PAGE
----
Prepared by Ashu Sharma, MD and Evan H. Dillon, MD , Department of Radiology, Lenox Hill Hospital; and Frank Bieuei, MD , Department of Pathology, North Shore University Hospital, New York, NY.
A 48-year-old man presented to the hospital with gross painless hematuria. He underwent a radiologic evaluation, including renal sonography and computed tomography (CT) of the abdomen and pelvis. These studies indicated a solid mass in the mid- to lower-pole of the right kidney. Chest radiographs revealed a right-sided aortic arch, deviation of the trachea to the left, and an abnormal left pulmonary branching pattern. During his hospital stay, the patient developed shortness of breath and underwent a ventilation-perfusion scan. This revealed absent perfusion of the left lung with diminished ventilation. The study was interpreted as suspicious for a pulmonary embolism to the left pulmonary artery. A contrast-enhanced CT of the chest using a pulmonary embolism protocol was then performed (Figure 1).
Agenesis of the left pulmonary artery, with patent ductus arteriosus and hypoplasia of the left lung
Contrast-enhanced CT scans of the chest (Figure 1) reveal agenesis of the left pulmonary artery, a hypoplastic left lung perfused by bronchial collaterals, unilateral emphysema involving the left lung, and a right-sided aortic arch with aberrant origin of the left subclavian artery.
The patient subsequently underwent a radical nephrectomy that revealed renal cell carcinoma. Postoperatively, he developed progressive pulmonary infiltrates, which were more evident on the right side with evidence of bronchial occlusion. He was placed on a ventilator, but eventually died due to cardiac arrythmia, despite resuscitation efforts.
At autopsy in this patient, the aortic arch was found to be right-sided with aberrant origin of the left subclavian artery. A patent ductus arteriosus with right ventricular hypertrophy was seen. The left pulmonary artery was absent, and bronchial collaterals were found to be supplying the left lung. The left lung was hypoplastic, with evidence of bullous emphysematous changes and fibrosis (Figure 2). The right lung displayed changes consistent with acute respiratory distress syndrome.
Congenital absence of a pulmonary artery can affect either the right or left side; it was first described by Fraentzel in 1868. 1 In his initial report, he indicated that 30% of patients with this finding could remain asymptomatic until adult life. To date, 168 to 170 patients with this disease have been described in the literature. 2 This case is unusual because imaging observations have been correlated with autopsy findings.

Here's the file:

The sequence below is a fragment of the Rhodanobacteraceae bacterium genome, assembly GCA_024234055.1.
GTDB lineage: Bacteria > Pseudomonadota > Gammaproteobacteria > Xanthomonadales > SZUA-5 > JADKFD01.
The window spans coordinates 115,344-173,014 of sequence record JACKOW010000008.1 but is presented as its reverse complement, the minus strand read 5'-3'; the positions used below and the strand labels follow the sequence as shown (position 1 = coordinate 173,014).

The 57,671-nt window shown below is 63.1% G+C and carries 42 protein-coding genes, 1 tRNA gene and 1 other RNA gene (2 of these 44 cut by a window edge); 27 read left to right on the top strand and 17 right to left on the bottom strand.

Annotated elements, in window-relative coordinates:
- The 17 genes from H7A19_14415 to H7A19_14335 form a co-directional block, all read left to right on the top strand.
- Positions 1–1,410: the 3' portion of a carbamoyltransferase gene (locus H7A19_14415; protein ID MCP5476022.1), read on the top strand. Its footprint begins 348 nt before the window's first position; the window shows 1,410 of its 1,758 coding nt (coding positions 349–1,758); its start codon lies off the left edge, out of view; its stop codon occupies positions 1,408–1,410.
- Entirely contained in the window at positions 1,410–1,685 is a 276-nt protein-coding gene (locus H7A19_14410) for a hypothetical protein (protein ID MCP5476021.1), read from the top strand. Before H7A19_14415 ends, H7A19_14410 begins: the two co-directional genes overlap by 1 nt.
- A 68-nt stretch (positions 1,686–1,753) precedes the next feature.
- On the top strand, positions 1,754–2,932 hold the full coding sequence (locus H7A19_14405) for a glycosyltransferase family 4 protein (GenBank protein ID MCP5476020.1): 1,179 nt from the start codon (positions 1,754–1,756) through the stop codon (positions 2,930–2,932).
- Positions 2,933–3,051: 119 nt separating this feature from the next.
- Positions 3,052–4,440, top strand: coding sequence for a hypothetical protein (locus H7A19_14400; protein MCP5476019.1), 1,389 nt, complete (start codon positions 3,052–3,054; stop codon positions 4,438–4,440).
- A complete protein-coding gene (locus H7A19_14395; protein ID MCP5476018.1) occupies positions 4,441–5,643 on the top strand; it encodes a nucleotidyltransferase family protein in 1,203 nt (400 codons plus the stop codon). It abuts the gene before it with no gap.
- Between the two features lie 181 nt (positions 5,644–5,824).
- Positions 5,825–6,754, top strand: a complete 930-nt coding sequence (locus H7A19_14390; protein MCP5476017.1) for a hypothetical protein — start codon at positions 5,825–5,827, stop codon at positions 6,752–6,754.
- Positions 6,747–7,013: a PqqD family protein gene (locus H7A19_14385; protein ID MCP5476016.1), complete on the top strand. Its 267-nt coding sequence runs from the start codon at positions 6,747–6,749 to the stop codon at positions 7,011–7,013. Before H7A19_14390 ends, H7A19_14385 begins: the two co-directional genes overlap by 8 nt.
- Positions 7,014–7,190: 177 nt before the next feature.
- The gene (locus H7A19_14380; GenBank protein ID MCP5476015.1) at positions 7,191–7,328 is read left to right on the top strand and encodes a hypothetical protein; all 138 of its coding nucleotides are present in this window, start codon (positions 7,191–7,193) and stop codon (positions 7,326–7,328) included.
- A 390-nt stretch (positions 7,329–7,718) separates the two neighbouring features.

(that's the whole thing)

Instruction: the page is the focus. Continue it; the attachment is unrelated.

Left pulmonary artery agenesis has been reported with a variety of cardiac malformations and usually presents with symptomatic disease. The associated cardiac malformations include tetralogy of Fallot, atrial septal defect, coarctation of aorta, right aortic arch, and Eisenmenger's syndrome. 3 Rarely, this abnormality has been reported in combination with patent ductus arteriosus. 4 Absent right pulmonary artery is more commonly present as an isolated, asymptomatic finding without associated congenital cardiac malformations. In the case reported here, an adult patient was diagnosed with asymptomatic left pulmonary artery agenesis in combination with hypoplasia of the left lung, right aortic arch, and patent ductus arteriosus on the basis of the CT scan.
According to previously published reports, isolated pulmonary artery agenesis can present clinically in a variety of ways. In a recent series, Bouros et al 5 described 6 cases of isolated pulmonary artery agenesis in adulthood. Only 1 case was asymptomatic, while the others had recurrent respiratory tract infections. Additionally, 1 patient had hemoptysis and dyspnea.
Chest radiography findings may include absence of pulmonary markings on the affected side, displacement of cardiac and mediastinal shadow, elevation of the diaphragm on the affected side, and contralateral lung hyperinflation. Ventilation-perfusion scans usually reveal absence of lung perfusion on the affected side. On CT scans, absence of the affected pulmonary artery is observed. The affected lung is usually supplied by systemic vasculature including bronchial, subclavian, intercostal, and subdiaphragmatic branches. In this case, the collateral circulation involved bronchial arteries.
Other evaluation techniques, including physiologic measurements, cardiac catheterization, pulmonary angiography, and magnetic resonance imaging, have also been used to diagnose this condition. 5 However, as this case illustrated, a CT scan is quite useful in revealing the features of this disorder.
Rarely, left pulmonary artery agenesis in combination with patent ductus arteriosus can present as an asymptomatic condition in adult life. Characteristic findings on contrast-enhanced CT allow accurate characterization of the anomaly.Back To Top